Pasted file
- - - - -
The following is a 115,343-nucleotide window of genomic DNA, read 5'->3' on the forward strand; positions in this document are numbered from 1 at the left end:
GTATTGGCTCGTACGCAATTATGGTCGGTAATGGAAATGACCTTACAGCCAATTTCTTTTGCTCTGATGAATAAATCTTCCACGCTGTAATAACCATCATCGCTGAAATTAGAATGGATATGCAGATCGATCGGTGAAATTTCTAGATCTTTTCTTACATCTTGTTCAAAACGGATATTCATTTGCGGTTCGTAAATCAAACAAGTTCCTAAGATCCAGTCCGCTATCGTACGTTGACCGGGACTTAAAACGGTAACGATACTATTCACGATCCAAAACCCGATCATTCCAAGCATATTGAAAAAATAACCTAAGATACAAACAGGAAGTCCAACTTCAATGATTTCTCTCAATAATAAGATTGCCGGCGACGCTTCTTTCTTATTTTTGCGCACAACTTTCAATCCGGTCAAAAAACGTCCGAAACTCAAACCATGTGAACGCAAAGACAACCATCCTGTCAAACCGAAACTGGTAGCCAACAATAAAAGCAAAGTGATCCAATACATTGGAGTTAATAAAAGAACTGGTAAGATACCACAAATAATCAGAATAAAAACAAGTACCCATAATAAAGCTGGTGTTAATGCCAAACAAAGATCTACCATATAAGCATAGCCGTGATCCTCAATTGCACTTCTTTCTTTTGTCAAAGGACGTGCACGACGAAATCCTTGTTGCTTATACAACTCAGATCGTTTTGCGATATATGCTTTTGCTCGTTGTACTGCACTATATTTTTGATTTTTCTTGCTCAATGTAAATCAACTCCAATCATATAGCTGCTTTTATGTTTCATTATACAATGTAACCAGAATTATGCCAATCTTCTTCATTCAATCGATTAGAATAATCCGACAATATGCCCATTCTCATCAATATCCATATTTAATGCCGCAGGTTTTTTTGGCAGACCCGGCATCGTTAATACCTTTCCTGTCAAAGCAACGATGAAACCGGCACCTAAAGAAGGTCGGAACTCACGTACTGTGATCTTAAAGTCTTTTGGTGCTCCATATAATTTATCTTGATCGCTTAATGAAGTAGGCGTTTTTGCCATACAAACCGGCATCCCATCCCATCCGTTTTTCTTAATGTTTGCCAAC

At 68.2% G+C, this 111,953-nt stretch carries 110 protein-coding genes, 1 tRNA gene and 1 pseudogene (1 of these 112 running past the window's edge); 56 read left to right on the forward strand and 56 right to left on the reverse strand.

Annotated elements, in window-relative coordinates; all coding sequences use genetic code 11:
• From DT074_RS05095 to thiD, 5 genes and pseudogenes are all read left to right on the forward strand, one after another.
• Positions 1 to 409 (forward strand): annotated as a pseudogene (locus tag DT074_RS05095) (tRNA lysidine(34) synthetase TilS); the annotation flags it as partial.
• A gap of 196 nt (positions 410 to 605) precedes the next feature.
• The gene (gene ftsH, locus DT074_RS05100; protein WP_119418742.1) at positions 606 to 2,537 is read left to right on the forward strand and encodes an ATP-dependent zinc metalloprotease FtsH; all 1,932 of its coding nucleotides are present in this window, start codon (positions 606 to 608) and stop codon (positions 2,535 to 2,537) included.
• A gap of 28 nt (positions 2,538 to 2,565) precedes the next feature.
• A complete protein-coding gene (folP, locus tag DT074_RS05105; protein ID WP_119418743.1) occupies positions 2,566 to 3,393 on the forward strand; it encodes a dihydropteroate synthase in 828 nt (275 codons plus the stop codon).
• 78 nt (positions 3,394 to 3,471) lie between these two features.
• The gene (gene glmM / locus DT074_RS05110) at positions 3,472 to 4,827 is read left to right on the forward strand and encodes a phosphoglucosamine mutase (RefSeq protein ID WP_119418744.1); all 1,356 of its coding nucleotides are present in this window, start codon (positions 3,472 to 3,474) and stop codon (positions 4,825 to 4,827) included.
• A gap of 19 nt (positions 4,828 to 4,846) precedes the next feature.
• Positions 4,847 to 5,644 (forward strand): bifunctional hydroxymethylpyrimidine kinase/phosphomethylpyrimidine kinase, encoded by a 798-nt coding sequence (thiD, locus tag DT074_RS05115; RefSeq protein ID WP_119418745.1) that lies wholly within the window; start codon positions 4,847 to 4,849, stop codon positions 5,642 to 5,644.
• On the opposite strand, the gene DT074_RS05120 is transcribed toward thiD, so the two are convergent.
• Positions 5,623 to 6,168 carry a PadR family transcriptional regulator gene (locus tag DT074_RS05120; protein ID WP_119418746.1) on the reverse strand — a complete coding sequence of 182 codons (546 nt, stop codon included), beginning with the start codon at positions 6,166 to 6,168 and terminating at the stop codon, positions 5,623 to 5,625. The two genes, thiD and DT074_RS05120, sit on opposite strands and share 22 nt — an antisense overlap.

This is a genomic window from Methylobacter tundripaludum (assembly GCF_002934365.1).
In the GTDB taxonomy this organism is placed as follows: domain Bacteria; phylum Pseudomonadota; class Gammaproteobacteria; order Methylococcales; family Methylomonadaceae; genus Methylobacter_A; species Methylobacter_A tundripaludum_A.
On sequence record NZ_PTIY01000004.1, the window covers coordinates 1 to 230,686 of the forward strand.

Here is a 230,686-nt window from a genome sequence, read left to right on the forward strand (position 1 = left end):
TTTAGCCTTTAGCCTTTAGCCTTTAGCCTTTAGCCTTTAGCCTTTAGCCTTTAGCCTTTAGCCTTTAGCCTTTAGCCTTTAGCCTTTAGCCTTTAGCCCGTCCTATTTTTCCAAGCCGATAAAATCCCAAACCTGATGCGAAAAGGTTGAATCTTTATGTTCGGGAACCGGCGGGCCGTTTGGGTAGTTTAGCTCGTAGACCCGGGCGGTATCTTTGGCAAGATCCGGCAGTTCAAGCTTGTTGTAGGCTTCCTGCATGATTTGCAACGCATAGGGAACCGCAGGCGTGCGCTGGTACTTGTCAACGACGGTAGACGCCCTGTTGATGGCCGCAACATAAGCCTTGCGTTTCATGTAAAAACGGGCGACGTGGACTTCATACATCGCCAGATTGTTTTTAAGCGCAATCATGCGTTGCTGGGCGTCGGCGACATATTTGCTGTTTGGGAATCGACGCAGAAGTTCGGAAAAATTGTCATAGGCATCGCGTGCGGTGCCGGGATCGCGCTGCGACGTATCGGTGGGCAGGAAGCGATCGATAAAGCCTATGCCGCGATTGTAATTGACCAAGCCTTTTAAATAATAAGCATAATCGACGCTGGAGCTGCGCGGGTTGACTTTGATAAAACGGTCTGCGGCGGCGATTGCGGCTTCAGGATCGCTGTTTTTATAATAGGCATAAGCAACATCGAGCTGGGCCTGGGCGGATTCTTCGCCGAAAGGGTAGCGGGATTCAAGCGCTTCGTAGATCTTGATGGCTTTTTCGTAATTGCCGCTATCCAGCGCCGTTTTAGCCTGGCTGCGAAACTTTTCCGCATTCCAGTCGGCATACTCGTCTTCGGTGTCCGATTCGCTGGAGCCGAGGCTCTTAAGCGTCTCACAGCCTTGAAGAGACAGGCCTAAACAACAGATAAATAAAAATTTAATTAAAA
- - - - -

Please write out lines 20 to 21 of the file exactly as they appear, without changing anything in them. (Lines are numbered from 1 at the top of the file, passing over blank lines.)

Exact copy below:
Here is a 230,686-nt window from a genome sequence, read left to right on the forward strand (position 1 = left end):
TTTAGCCTTTAGCCTTTAGCCTTTAGCCTTTAGCCTTTAGCCTTTAGCCTTTAGCCTTTAGCCTTTAGCCTTTAGCCTTTAGCCTTTAGCCTTTAGCCCGTCCTATTTTTCCAAGCCGATAAAATCCCAAACCTGATGCGAAAAGGTTGAATCTTTATGTTCGGGAACCGGCGGGCCGTTTGGGTAGTTTAGCTCGTAGACCCGGGCGGTATCTTTGGCAAGATCCGGCAGTTCAAGCTTGTTGTAGGCTTCCTGCATGATTTGCAACGCATAGGGAACCGCAGGCGTGCGCTGGTACTTGTCAACGACGGTAGACGCCCTGTTGATGGCCGCAACATAAGCCTTGCGTTTCATGTAAAAACGGGCGACGTGGACTTCATACATCGCCAGATTGTTTTTAAGCGCAATCATGCGTTGCTGGGCGTCGGCGACATATTTGCTGTTTGGGAATCGACGCAGAAGTTCGGAAAAATTGTCATAGGCATCGCGTGCGGTGCCGGGATCGCGCTGCGACGTATCGGTGGGCAGGAAGCGATCGATAAAGCCTATGCCGCGATTGTAATTGACCAAGCCTTTTAAATAATAAGCATAATCGACGCTGGAGCTGCGCGGGTTGACTTTGATAAAACGGTCTGCGGCGGCGATTGCGGCTTCAGGATCGCTGTTTTTATAATAGGCATAAGCAACATCGAGCTGGGCCTGGGCGGATTCTTCGCCGAAAGGGTAGCGGGATTCAAGCGCTTCGTAGATCTTGATGGCTTTTTCGTAATTGCCGCTATCCAGCGCCGTTTTAGCCTGGCTGCGAAACTTTTCCGCATTCCAGTCGGCATACTCGTCTTCGGTGTCCGATTCGCTGGAGCCGAGGCTCTTAAGCGTCTCACAGCCTTGAAGAGACAGGCCTAAACAACAGATAAATAAAAATTTAATTAAAA